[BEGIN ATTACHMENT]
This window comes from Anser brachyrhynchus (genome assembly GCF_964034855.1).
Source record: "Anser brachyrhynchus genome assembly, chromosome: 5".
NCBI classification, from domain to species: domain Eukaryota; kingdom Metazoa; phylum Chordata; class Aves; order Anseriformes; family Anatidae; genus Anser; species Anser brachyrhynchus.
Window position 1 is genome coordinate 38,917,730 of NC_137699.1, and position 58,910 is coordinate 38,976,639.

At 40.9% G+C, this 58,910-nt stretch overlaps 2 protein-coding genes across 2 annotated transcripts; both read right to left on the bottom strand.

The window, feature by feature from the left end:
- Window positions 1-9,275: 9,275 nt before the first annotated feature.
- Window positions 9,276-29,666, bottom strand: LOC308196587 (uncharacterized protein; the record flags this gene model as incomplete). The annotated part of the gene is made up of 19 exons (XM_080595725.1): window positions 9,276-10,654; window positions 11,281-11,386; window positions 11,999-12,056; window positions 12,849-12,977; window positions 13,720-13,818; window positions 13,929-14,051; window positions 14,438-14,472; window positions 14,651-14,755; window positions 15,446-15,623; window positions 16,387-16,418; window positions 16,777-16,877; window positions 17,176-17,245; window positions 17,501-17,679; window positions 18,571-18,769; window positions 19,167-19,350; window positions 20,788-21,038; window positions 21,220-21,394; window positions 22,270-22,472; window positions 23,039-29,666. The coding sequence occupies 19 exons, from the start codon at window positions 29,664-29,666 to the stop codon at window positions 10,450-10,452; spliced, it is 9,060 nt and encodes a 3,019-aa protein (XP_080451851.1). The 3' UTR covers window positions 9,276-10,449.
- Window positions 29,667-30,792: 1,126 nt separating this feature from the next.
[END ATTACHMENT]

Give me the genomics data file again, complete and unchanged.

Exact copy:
This window comes from Anser brachyrhynchus (genome assembly GCF_964034855.1).
Source record: "Anser brachyrhynchus genome assembly, chromosome: 5".
NCBI classification, from domain to species: domain Eukaryota; kingdom Metazoa; phylum Chordata; class Aves; order Anseriformes; family Anatidae; genus Anser; species Anser brachyrhynchus.
Window position 1 is genome coordinate 38,917,730 of NC_137699.1, and position 58,910 is coordinate 38,976,639.

At 40.9% G+C, this 58,910-nt stretch overlaps 2 protein-coding genes across 2 annotated transcripts; both read right to left on the bottom strand.

The window, feature by feature from the left end:
- Window positions 1-9,275: 9,275 nt before the first annotated feature.
- Window positions 9,276-29,666, bottom strand: LOC308196587 (uncharacterized protein; the record flags this gene model as incomplete). The annotated part of the gene is made up of 19 exons (XM_080595725.1): window positions 9,276-10,654; window positions 11,281-11,386; window positions 11,999-12,056; window positions 12,849-12,977; window positions 13,720-13,818; window positions 13,929-14,051; window positions 14,438-14,472; window positions 14,651-14,755; window positions 15,446-15,623; window positions 16,387-16,418; window positions 16,777-16,877; window positions 17,176-17,245; window positions 17,501-17,679; window positions 18,571-18,769; window positions 19,167-19,350; window positions 20,788-21,038; window positions 21,220-21,394; window positions 22,270-22,472; window positions 23,039-29,666. The coding sequence occupies 19 exons, from the start codon at window positions 29,664-29,666 to the stop codon at window positions 10,450-10,452; spliced, it is 9,060 nt and encodes a 3,019-aa protein (XP_080451851.1). The 3' UTR covers window positions 9,276-10,449.
- Window positions 29,667-30,792: 1,126 nt separating this feature from the next.